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Date: Nov 21, 2016
Time: 5:00 PM – 8:00 PM
Place: UBC’s Centre for Interactive Research on Sustainability , Vancouver
Host: BC Chapter of IFMA
Come and join the BC Chapter of IFMA for a site tour of the CIRS building in Vancouver with a social to follow.
Tour is absolutely free to attend for all facilities related professionals and similar industry professionals but registration is required!
Once the tour wraps up , please join the BC CHapter of IFMA for a social at Mahony & Sons for 6pm located at 5990 University Blvd, Vancouver, BC V6T 1Z3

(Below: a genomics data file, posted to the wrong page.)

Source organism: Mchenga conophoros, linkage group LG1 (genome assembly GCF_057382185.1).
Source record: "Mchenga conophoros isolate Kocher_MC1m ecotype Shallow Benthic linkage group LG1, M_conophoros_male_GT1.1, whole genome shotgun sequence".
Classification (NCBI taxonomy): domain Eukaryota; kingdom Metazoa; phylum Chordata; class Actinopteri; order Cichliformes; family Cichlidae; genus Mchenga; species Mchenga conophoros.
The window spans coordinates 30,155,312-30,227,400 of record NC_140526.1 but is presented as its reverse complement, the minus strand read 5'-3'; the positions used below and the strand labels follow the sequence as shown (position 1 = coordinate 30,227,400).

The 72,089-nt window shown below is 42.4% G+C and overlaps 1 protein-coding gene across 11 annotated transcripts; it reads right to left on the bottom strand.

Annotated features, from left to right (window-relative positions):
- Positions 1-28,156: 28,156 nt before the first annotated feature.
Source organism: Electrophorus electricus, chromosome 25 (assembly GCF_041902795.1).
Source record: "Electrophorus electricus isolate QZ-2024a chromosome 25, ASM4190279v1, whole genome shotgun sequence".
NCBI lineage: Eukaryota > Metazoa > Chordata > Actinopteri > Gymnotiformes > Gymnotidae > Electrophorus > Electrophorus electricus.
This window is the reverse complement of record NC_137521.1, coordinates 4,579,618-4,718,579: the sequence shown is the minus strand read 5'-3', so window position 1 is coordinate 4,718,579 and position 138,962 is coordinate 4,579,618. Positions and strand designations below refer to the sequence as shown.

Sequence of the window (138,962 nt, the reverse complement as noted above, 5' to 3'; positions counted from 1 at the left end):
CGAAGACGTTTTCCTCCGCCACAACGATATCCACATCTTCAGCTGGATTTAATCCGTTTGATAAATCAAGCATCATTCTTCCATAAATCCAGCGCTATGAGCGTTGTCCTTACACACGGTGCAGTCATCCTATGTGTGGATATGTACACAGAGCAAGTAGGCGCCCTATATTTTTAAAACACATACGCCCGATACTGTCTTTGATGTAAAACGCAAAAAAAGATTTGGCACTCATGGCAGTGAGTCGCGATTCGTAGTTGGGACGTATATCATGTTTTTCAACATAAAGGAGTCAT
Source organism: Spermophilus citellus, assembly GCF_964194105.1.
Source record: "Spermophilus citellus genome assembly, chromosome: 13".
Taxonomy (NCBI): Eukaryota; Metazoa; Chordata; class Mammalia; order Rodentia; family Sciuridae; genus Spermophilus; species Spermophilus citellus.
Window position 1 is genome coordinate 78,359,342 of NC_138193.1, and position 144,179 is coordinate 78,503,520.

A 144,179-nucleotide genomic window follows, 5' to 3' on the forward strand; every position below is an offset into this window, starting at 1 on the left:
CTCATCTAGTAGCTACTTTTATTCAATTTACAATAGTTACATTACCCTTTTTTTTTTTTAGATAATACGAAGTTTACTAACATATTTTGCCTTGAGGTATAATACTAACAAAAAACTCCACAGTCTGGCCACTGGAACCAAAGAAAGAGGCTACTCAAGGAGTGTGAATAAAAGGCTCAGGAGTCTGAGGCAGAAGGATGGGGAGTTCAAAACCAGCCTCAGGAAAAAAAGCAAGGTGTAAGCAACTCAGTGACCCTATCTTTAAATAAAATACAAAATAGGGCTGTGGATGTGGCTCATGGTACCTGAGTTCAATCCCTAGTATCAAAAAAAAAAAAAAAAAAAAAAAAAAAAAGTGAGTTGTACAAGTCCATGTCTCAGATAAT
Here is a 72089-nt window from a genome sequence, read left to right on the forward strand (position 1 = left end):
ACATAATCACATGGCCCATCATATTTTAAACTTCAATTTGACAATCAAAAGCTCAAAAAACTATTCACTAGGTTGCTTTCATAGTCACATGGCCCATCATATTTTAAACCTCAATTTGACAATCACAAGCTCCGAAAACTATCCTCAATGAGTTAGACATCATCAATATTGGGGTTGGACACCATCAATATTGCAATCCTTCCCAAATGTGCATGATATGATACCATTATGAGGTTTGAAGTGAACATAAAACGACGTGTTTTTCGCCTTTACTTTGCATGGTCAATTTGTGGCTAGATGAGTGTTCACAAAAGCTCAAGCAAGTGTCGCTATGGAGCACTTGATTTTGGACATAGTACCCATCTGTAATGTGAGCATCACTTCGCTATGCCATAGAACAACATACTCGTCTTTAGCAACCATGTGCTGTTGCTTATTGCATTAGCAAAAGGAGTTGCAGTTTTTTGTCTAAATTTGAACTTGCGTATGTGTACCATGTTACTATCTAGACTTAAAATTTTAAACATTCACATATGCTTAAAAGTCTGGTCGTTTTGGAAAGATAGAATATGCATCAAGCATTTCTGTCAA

Information pulled from CIRS website: Welcome to UBC’s Center for Interactive Research on Sustainability (CIRS) website. The Centre for Interactive Research on Sustainability (CIRS) was developed in response to the challenge of creating a more sustainable built environment. Its intention is to be an internationally recognized research institution that accelerates the adoption of sustainable building technologies and sustainable urban development practices in society. Research within the Centre engages issues related to, and which shape, sustainable buildings and urban development patterns. Such research requires understanding complex cross-scale and cross-discipline issues and developing new concepts and tools that are integrative, synthetic and which actively create positive synergies between systems. Our vision and mission statement that shapes the sustainability research undertaken in CIRS is guided by a number of considerations: 1. Interdisciplinary The ways and extent that social processes interface with the technical systems is critical to achieving successful sustainability outcomes and thereby necessitating interdisciplinary approaches to research. 2. Cross-Scale Sustainable urban development is an increasingly significant realm of enquiry for the framing of building design strategies. As such, understanding of links and relationships between buildings and their larger context, both environmental and social, assumes greater importance. 3. Net Positive Whereas green design is primarily directed at “doing less harm” or, more generally, reducing the degenerative consequences of human activity on the health and integrity of ecological systems, research in CIRS embraces the notion of buildings potentially offering a “net positive” performance in both resource and human terms. 4. Urgency While cognizant that fundamental societal transformations are long-term, research in CIRS is primarily interested in redirecting current design and planning practices by finding and engaging approaches that can affect the greatest positive change in the shortest possible time. 5. Partnerships Consistent with UBC’s aspiration to be an agent of change that teaches future sustainability leaders, conducts important research and ensures that the University’s private, public and NGO partners take the outcomes of its inquiries into the marketplace, CIRS engages with a broad range of partners to accelerate change.